It's Not's What's Over the Door

This week I went rambling in the Uwharrie Forest with Polly and Buddy, my mule companions. Just the three of us, 100 miles of road and a bit of gear: hammock, sleeping bag and string. No great mission. Just two mules and a man out clearing his head.

Days, we traveled the back roads. Nights we camped with friends new and old. The second night I slept in a hammock tied to Wayne Hussey’s corn crib.

My ramble mates Buddy and Polly. Buddy carried yours truly. Polly hauled the week’s supplies. There was no chase vehicle following us. (Ronald Hudson photo)

Wayne lives and works the red clay land south of Erect, North Carolina. He still farms with mules – five of them. Plants corn. Cuts hay. Harvests the corn and stores it in his old timey corn crib. Weekends, if there’s a parade in nearby Robbins, he might hitch his mules and travel there by wagon. If there’s nothing special going on, there’s always cultivating, harvesting or plowing to be done – with mules of course.

Wayne Hussey driving his mules in the 2013 Robbins Farmers Day parade. Wayne is the only teamster I know that consistently – and safely – drives a four-up team in public. Wayne says the secret to their good behavior is “red dirt”. By this, he’s alluding to how much red clay this team has plowed on his farm. While many teams prance and misbehave, this one is only too happy to stand quietly. After a long day in the fields, the last thing they have extra energy for is misbehaving.

I reached Wayne’s late in the afternoon. Unsaddled my mules. Picketed them out. Walked over to the old red barn to see how his mules were doing. Check if they were still listening to that church music.

I’ve known Wayne for years. Two things about him are always the same. His mules live in a red barn and they’re always listening to gospel music. It comes from the old radio parked high on a dusty shelf overlooking the mule drawn manure spreader. That radio’s played in the barn so long, I swear if you turned it off, the music would keep coming out of the beams and siding.

Just as I expected, as I neared the barn, I heard gospel music.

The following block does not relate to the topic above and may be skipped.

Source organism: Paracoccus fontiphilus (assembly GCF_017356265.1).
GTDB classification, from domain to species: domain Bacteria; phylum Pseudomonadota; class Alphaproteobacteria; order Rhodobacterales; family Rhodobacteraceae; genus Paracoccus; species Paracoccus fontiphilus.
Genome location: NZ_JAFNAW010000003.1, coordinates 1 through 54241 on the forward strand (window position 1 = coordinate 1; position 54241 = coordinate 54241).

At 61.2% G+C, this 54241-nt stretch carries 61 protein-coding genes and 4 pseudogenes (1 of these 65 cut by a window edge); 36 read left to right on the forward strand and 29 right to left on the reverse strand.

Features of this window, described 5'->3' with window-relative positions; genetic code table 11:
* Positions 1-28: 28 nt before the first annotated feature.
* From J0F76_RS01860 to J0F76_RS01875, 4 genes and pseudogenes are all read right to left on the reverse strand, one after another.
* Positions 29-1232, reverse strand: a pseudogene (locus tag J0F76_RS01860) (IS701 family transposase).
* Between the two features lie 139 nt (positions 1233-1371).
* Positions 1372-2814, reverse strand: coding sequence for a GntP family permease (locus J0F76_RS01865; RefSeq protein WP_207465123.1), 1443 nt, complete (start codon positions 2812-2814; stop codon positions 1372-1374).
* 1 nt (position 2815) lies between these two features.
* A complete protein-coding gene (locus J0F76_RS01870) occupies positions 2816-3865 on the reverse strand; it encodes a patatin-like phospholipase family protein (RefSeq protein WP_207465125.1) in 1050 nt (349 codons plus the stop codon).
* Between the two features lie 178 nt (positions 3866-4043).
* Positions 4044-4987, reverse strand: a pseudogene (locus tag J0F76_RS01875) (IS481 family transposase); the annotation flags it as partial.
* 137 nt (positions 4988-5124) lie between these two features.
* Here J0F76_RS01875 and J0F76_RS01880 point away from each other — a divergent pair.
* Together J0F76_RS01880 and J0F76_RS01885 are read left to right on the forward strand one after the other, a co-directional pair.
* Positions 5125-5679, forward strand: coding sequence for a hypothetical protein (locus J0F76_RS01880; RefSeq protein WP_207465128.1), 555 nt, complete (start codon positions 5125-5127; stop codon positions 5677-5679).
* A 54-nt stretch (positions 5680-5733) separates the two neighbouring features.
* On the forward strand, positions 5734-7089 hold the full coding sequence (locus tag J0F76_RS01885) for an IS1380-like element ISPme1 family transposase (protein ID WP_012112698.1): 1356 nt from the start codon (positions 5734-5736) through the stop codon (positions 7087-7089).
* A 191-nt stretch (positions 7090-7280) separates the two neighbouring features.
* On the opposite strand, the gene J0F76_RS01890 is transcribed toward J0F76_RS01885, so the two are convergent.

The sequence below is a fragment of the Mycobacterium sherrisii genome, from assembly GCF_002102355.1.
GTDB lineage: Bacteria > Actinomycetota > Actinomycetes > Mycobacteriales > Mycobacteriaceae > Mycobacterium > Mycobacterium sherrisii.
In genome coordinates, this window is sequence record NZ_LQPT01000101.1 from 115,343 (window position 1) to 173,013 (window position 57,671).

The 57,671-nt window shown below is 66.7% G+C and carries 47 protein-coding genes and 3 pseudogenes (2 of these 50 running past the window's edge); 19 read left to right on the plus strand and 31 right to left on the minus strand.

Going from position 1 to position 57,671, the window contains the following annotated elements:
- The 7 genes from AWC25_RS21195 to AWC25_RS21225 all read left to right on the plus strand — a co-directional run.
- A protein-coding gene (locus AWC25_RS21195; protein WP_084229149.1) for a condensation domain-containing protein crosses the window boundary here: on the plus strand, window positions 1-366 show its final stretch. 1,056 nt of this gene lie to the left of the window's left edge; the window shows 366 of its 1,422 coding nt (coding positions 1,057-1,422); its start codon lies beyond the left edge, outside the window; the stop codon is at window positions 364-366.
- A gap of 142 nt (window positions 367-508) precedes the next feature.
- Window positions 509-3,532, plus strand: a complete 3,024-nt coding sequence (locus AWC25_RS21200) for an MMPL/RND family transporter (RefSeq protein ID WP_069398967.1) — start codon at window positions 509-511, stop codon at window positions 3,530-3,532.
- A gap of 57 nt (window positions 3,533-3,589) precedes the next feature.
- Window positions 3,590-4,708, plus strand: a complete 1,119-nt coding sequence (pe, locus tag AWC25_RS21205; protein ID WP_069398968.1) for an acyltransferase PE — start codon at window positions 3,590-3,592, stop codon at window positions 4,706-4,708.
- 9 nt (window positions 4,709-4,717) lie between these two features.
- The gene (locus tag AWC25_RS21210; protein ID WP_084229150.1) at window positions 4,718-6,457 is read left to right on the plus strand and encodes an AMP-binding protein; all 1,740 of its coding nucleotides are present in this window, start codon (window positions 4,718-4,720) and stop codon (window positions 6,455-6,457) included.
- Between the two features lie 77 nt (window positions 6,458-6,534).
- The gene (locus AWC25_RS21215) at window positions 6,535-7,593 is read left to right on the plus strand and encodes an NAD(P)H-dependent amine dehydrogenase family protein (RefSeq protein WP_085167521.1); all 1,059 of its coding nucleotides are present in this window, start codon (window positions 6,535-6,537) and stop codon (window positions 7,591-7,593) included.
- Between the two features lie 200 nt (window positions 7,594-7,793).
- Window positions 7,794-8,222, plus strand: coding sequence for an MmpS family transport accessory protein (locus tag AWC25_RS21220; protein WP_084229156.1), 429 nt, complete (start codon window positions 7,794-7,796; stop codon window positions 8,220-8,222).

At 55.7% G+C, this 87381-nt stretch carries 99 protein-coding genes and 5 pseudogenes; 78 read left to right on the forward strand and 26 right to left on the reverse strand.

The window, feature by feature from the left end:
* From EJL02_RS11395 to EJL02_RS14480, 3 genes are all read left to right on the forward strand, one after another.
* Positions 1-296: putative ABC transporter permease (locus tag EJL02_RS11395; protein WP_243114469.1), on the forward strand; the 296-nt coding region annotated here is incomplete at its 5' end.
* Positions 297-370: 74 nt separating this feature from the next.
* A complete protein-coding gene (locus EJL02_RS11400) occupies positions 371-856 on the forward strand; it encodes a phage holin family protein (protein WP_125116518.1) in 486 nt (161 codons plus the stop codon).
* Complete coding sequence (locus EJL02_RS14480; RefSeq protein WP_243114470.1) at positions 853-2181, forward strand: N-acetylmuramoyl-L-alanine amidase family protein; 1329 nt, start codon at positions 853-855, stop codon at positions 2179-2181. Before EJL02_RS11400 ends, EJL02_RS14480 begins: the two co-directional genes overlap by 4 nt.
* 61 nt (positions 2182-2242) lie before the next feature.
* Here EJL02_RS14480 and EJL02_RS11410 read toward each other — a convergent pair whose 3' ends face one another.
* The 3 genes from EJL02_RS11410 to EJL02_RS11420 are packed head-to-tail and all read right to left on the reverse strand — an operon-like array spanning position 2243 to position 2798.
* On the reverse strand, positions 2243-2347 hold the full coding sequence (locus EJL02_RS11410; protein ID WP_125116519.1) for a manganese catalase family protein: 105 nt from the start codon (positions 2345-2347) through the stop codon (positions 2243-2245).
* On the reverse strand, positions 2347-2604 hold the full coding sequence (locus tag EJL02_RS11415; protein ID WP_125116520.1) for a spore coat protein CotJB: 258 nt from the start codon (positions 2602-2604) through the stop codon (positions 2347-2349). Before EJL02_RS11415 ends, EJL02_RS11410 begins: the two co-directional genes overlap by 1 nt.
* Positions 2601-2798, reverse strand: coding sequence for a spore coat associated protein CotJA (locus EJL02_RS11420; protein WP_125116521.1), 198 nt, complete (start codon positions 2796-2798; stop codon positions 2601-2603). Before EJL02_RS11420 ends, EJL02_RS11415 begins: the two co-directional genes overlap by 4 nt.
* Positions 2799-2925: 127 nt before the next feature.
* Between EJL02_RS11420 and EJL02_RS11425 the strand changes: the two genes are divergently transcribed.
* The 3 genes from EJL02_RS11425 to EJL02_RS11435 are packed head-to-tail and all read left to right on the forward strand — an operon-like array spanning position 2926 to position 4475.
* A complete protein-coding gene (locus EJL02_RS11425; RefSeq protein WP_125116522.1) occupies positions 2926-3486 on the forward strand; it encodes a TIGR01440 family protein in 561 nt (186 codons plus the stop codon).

Buddy and Polly outside Wayne’s barn

A glimpse inside. Can’t you just hear the gospel music?

Wayne’s manure spreader is ground driven. That is, it relies on forward momentum and gears to power the rotating spreader that slings the cargo across the field. It can be pulled with horses, mules or, in a pinch, a tractor. If equine powered, the driver sits on the metal seat on the front of the spreader. He rests his feet on the wood footrest above the tongue. Levers on either side of the seat are used to operate the spreader.

The music coming from the barn wasn’t the canvas shredding, raise the roof, tent revival, Come to Jesus, love offering kind. No, it was that swingy, catchy brand that, if old line Baptists didn’t think it was a sin, could result in a dance breaking out.

Playing was “It’s Not What’s Over the Door”.

The rhythm got in my dusty hair, wind burned eyes and dirty coveralls. It wafted all around me and made its way around the barn and washed over the collars, hames and bridles piled in the saddle room. The notes drifted up to the hay loft, way high up where the square bales rub against the rusty tin and mud bird nests. Pooled down low, too, around the mules’ feet and the new litter of barn cats. Made me want to wrap whatever I could find up in my arms and waltz across the dusty aisle.

Which if course I didn’t because I was alone and barn cats are never in the mood to dance.

Still, I liked the song and made a recording of it for you. You’ll hear part of it in a minute.

The song played itself out and I put my recorder away and went about my evening chores.

Central to Wayne’s farm yard is the corn crib. It’s just a square box of wood, wire and tin. Roof on top. Been added to over time. The type of building folks built when the plans were in their head, not on paper or a computer. They cut their boards by hand so the building wasn’t too big at first. Over time they added to it. Scabbed a lean-to to this side. Then another on that side. Over the years, what had been started as a crib to store corn morphed in to a barn full of dusty farm equipment – auger, combine, corn picker.